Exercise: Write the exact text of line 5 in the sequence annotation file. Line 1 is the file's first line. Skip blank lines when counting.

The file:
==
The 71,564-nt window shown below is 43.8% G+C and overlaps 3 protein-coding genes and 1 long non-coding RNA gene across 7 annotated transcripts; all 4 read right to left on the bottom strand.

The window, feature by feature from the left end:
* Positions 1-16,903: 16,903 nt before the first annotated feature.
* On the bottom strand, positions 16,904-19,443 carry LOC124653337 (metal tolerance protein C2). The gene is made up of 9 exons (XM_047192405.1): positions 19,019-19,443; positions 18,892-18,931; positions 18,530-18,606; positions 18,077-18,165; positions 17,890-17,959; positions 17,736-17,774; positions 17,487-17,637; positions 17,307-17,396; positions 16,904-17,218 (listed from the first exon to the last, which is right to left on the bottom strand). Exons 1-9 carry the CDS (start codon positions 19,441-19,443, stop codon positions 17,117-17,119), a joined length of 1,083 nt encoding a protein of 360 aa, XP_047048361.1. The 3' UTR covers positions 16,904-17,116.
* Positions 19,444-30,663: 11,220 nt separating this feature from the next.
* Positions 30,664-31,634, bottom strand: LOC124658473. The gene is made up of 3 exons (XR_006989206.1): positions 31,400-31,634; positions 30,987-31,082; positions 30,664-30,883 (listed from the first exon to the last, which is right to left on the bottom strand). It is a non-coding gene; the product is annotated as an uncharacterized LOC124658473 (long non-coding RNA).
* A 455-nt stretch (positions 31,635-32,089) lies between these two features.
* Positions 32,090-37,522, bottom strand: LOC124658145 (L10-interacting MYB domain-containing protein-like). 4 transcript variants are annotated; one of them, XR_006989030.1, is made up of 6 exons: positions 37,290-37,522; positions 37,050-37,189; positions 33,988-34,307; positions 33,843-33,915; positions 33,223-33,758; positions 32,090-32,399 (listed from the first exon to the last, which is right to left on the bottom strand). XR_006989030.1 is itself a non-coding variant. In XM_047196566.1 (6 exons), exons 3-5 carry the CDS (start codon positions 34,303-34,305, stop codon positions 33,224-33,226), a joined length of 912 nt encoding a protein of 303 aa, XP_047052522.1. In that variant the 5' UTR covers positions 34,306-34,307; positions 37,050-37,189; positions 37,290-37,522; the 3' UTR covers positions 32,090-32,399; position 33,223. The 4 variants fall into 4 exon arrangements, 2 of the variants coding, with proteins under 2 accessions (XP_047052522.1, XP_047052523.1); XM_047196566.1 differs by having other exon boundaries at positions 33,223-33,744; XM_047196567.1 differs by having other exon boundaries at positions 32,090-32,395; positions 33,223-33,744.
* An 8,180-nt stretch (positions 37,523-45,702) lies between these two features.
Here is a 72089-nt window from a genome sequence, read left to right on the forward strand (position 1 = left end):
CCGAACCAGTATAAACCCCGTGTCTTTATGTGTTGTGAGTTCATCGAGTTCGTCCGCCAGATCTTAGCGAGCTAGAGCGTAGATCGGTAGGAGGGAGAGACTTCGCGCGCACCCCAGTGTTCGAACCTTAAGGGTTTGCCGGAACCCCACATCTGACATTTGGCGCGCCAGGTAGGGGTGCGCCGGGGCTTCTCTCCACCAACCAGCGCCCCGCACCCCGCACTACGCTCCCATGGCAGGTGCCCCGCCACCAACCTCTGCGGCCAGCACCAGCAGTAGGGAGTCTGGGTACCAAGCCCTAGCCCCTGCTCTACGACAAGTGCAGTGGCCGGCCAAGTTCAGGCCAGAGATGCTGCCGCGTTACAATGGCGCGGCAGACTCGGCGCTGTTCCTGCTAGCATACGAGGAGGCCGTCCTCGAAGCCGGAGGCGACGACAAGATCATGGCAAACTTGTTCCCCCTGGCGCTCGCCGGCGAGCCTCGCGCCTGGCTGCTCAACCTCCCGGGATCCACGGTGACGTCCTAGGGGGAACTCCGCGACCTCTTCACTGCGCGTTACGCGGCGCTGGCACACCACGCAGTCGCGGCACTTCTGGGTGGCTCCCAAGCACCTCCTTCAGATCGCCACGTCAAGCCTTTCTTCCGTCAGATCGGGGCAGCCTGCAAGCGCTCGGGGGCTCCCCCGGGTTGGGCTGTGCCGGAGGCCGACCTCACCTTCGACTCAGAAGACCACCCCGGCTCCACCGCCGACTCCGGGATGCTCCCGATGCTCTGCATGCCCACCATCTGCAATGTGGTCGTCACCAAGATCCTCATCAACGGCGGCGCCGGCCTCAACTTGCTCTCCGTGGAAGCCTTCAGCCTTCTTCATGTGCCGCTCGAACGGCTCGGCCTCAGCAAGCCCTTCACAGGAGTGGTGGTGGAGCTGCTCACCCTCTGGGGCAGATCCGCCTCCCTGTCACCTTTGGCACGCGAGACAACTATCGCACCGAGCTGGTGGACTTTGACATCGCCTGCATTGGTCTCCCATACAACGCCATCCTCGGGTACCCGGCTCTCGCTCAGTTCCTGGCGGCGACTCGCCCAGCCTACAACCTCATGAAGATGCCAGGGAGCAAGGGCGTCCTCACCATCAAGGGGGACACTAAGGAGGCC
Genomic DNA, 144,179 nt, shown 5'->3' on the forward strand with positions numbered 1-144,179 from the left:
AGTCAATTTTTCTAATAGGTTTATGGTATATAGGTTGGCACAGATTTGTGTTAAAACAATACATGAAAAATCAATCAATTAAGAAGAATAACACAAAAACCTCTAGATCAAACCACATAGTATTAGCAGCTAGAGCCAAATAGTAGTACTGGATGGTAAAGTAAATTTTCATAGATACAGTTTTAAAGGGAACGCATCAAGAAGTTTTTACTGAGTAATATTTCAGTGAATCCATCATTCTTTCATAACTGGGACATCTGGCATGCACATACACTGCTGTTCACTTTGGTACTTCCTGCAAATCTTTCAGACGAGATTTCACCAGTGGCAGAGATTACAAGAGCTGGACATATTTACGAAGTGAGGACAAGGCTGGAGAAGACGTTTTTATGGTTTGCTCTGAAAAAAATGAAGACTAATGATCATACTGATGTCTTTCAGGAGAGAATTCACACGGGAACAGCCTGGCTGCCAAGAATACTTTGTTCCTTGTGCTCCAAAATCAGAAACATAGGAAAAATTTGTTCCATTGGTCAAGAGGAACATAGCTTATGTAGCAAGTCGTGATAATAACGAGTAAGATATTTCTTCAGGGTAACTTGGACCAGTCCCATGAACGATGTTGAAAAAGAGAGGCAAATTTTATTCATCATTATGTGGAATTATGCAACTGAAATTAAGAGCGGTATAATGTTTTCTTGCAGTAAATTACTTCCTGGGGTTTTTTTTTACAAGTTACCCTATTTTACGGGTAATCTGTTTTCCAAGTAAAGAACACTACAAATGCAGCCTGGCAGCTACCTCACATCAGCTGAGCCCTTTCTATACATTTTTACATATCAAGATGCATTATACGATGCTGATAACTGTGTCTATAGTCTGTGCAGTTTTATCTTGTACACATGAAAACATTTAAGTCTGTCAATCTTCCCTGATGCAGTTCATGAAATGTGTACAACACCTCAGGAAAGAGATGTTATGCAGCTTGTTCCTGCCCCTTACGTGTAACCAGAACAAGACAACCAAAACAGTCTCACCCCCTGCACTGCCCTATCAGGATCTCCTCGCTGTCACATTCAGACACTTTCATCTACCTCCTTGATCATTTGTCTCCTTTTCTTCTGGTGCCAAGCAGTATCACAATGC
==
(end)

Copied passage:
* Positions 19,444-30,663: 11,220 nt separating this feature from the next.